When he took command of the submarine P 44, later to be named United, in December 1942, aged 23, Roxburgh was the youngest submarine commander in the Royal Navy. In 10 months he sent 21,000 tons of enemy ships to the bottom and damaged a further 12,000 tons, a remarkable achievement even for one of the extraordinary Fighting Tenth Flotilla based on Malta. On several occasions he came close to losing his boat in his many contacts with the enemy but survived to pursue a distinguished career in the Royal Navy including a period as Flag Officer Submarines. He was awarded a Bar to his DSC in 1945.

Click for artwork signed by this crewman

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Publishing historical art since 1985

On this day in naval history....

23 February

Found 93 matching entries.






23rdFebruary1891HMS BlakeAt Chatham preparing for recommissioning
23rdFebruary1910HMS BristolLaunched
23rdFebruary1911HMS CornwallArrived Gibraltar
23rdFebruary1913HMS Duke of EdinburghSailed Alexandretta for Beirut
23rdFebruary1921HMS CurlewSailed Shaghai for Hong Kong
23rdFebruary1921HMS CaledonSailed Falmouth for Mounts Bay
23rdFebruary1921HMS CordeliaSailed Falmouth for Mounts Bay
23rdFebruary1921HMS InconstantArrived Pembroke
23rdFebruary1921HMS LowestoftSailed Algoa Bay for Mossel Bay
23rdFebruary1921HMS CrocusArrived Malta
23rdFebruary1921HMS CarnationArrived Malta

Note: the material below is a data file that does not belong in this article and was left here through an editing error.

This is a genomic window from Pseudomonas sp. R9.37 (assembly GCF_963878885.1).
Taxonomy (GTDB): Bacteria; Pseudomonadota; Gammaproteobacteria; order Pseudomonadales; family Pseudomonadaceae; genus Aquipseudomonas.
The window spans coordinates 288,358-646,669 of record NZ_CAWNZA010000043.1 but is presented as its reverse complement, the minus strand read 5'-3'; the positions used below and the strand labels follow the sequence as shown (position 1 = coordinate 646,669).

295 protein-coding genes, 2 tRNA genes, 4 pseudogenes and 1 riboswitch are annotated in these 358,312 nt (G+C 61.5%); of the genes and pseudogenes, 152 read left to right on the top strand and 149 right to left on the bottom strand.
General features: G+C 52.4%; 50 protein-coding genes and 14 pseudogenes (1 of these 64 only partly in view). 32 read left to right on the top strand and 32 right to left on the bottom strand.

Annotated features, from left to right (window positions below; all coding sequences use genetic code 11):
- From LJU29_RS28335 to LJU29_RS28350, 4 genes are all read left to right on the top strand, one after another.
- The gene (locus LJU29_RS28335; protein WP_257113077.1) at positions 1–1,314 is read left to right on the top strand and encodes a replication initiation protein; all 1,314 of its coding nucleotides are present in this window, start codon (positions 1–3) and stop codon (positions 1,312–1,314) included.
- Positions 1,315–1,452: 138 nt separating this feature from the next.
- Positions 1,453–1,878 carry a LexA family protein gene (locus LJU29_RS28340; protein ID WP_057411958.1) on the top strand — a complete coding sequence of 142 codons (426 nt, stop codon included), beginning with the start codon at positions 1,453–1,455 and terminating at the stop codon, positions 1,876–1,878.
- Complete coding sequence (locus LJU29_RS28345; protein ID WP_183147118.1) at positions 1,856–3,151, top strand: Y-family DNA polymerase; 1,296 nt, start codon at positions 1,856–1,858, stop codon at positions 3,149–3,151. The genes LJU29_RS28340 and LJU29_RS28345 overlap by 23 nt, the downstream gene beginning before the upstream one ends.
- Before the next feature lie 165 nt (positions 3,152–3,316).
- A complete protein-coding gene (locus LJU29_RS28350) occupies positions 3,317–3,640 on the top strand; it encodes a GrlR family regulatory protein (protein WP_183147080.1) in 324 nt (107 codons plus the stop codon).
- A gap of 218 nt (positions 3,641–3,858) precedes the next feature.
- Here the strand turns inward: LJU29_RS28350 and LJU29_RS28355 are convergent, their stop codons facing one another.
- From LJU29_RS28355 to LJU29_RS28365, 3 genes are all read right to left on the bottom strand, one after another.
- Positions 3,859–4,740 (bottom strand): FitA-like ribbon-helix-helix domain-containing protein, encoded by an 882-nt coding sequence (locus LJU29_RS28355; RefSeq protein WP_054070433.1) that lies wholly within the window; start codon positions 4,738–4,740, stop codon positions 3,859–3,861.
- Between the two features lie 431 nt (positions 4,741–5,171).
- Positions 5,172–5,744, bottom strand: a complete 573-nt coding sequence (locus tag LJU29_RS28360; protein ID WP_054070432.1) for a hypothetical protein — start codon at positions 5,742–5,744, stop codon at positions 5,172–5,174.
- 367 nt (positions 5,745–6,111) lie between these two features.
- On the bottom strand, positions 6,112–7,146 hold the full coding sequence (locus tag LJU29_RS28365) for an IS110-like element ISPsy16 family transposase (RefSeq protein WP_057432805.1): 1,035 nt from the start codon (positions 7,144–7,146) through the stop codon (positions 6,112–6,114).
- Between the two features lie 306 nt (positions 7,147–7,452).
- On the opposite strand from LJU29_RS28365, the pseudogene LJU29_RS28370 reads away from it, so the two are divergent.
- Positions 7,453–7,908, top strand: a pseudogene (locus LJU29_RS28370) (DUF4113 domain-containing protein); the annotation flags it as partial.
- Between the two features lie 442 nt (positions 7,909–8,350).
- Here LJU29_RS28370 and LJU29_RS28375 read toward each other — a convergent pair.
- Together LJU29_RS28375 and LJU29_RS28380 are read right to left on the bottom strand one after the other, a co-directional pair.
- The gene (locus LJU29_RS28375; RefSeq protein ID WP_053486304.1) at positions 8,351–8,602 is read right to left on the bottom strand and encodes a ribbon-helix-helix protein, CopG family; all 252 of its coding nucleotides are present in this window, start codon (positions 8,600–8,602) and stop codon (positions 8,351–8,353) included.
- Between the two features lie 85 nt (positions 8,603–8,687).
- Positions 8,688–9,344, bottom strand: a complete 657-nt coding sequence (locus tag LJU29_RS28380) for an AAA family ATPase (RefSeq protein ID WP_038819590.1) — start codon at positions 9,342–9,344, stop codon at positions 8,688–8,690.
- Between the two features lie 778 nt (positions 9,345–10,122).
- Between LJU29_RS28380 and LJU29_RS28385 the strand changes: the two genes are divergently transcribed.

23rdFebruary1921HMS L22Arrived Pembroke
23rdFebruary1922HMS LaburnumArrived Brisbane
23rdFebruary1926HMS LondonLaid down at Portsmouth Dockyard
23rdFebruary1928HMS CumberlandCommissioned
23rdFebruary1932HMS BidefordCommissioned
23rdFebruary1933HMS DanaeArrived Vera Cruz
23rdFebruary1933HMS ExeterArrived Falkland Islands
23rdFebruary1934HMS EagleSailed Penang for Singapore
23rdFebruary1934HMS AlectoArrived Portsmouth
23rdFebruary1934HMS DauntlessArrived Gibraltar
23rdFebruary1934HMS DauntlessArrived Gibraltar
23rdFebruary1934HMS H34Arrived Portsmouth
23rdFebruary1934HMS L19Arrived Gibraltar
23rdFebruary1934HMS L23Arrived Gibraltar
23rdFebruary1934HMS L27Arrived Gibraltar
23rdFebruary1934HMS L54Arrived Portsmouth
23rdFebruary1934HMS L56Arrived Portsmouth
23rdFebruary1934HMS L69Arrived Portsmouth
23rdFebruary1934HMS L71Arrived Portsmouth
23rdFebruary1934HMS L18Arrived Gibraltar
23rdFebruary1934HMS L22Arrived Portsmouth
23rdFebruary1934HMS L53Arrived Portsmouth
23rdFebruary1934HMS LupinSailed Bombay for Muscat
23rdFebruary1934HMS HastingsArrived Port Said
23rdFebruary1934HMS, HMNZS LeanderArrived St. Kitts from Barbados
23rdFebruary1934HMS ExeterArrived Port Stanley
23rdFebruary1934HMS DevonshireArrived Gibraltar
23rdFebruary1934HMS BarhamSailed Arosa Bay for Gibraltar
23rdFebruary1934HMS CourageousSailed Portsmouth for Gibraltar
23rdFebruary1934HMS CourageousSailed Portsmouth for Gibraltar
23rdFebruary1934HMS AchillesArrived St. Kitts from Barbados
23rdFebruary1935HMS FrobisherArrived St. Lucia
23rdFebruary1938HMS CumberlandCommissioned
23rdFebruary1940HMS ActiveArrived Gibraltar with steamer Maclaren
23rdFebruary1940HMS CossackSailed Methil escorting Convoy ON.15
23rdFebruary1940HMS CardiffArrived Portland as Gunnery School Training Ship